Sony recently posted its own teardown of the PlayStation 5 console. Performed by Yasuhiro Ootori, Sony’s VP of Mechanical Design Department, it is entirely in Japanese but you can enable subtitles through the YouTube player. You can find the video below.
There’s a lot to discuss here, so let’s do a breakdown of everything we have seen.
The first interesting thing you see in this video is the sheer size of the console. Sony is using the standard version of the PlayStation 5, which means it comes with the optical drive. We already knew the dimensions of the console but seeing it next to an adult human really shows how large it is. We will learn later why that is.
The PlayStation 5 comes with a stand that is required regardless of how you place the console – vertically or horizontally – as there are barely any flat sides to this design.
When used in the vertical position, the stand attaches using a large screw. Once removed, the screw can be stashed away inside a cleverly hidden compartment within the stand itself. The stand also houses a rubber plug, which can be used to cover the hole left by the screw on the console. This attention to detail brings back memories of the rotating PS logo on the PS2 and PS3 consoles.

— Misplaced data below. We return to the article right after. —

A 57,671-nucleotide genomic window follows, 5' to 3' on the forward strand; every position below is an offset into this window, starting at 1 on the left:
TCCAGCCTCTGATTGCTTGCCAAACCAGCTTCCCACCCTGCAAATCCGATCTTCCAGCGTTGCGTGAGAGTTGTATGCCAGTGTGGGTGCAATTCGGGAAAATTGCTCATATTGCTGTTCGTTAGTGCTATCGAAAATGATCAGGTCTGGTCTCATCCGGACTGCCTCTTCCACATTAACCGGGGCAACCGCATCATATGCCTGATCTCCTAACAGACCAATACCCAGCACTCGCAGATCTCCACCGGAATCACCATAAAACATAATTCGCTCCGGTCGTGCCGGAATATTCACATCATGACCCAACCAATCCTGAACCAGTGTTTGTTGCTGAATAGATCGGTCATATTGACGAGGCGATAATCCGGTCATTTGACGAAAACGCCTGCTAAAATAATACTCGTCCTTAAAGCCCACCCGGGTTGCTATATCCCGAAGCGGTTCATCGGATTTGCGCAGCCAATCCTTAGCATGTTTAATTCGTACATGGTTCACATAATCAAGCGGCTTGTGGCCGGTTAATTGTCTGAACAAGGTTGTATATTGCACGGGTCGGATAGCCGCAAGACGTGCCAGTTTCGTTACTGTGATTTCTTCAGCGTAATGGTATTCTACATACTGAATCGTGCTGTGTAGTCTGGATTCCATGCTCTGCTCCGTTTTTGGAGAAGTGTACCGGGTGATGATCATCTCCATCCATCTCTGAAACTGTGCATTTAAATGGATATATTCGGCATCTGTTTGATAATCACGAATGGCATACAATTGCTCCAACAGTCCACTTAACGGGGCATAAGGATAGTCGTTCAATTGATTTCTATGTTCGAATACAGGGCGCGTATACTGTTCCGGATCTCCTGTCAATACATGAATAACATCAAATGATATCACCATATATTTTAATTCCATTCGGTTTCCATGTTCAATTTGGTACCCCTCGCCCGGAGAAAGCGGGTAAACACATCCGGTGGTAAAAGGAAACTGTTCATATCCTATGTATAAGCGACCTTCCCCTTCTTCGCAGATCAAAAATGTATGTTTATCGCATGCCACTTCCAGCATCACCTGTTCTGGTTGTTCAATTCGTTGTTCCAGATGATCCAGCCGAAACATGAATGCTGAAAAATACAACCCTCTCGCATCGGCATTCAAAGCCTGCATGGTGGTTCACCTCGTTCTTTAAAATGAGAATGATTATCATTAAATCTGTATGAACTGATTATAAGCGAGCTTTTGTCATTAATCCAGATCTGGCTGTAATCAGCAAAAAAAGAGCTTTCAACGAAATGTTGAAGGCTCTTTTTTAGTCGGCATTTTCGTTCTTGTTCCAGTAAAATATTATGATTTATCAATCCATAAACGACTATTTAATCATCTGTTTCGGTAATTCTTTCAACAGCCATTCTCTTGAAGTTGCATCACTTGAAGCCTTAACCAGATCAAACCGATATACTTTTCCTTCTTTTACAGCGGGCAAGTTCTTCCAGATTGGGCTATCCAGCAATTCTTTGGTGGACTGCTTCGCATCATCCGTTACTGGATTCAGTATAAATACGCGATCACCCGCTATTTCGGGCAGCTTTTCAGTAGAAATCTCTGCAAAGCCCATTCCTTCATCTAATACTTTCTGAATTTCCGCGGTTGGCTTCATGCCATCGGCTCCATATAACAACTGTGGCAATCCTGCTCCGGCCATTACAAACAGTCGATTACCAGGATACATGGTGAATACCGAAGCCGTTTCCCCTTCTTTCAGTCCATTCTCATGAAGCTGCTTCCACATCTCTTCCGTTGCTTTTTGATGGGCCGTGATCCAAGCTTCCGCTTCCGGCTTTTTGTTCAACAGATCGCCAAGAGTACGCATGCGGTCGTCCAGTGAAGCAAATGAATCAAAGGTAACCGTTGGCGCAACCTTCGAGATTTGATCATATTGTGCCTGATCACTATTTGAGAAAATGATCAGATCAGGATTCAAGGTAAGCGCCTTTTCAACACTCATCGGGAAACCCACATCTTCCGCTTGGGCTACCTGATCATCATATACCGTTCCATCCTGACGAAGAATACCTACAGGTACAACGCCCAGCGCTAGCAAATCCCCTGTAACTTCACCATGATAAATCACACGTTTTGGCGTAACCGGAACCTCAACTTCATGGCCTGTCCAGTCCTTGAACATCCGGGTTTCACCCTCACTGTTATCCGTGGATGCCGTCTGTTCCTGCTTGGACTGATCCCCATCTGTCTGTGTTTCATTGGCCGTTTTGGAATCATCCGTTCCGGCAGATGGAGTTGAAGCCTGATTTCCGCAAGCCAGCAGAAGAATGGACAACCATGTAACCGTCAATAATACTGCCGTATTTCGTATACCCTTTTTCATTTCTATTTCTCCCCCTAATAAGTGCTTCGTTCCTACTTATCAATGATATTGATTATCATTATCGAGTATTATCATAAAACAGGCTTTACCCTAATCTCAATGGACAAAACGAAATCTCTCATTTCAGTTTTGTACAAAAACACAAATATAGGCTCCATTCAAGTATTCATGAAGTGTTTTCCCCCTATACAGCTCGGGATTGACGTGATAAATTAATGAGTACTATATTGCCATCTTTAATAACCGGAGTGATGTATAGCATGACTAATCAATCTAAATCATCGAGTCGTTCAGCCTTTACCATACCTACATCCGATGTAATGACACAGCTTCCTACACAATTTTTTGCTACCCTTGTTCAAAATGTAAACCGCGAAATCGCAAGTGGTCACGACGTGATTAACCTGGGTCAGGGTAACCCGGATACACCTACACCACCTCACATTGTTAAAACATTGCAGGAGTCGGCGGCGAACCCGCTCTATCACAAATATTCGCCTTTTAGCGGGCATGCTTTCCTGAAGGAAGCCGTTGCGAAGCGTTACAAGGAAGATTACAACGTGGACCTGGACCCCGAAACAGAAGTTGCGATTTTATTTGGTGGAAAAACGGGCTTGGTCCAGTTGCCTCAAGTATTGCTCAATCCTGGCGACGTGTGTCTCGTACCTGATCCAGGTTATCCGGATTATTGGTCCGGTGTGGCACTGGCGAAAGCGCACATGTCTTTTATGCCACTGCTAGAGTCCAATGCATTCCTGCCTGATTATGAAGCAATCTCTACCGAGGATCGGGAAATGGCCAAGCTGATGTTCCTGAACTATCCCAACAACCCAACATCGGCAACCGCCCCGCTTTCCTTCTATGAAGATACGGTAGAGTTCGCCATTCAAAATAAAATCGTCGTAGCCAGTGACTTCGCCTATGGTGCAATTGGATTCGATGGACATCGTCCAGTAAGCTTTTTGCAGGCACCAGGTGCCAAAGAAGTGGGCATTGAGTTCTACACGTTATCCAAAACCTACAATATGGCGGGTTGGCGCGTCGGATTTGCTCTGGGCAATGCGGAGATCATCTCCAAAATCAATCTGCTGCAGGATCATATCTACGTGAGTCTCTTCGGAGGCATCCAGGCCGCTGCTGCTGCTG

The same stand can then be attached to the wider edge using hooks for placing the console sideways.
The two giant side panels on the PlayStation 5 are designed to be user removable. They almost come across like the side panels on a standard PC case, wherein they can just be slid off without needing any tools. The removable panels also open up the possibility of custom side panels.
Inside the panels we have access to the user-replaceable M.2 SSD, where you can plug in your own drive to expand the storage of the console. The drive would be required to meet the specifications set by Sony and the company will later be publishing a list of drives that it has validated for use . Plugging in just any old M.2 drive can cause issues, so the smart thing to do is wait for the list to be published before purchasing a new drive for this console.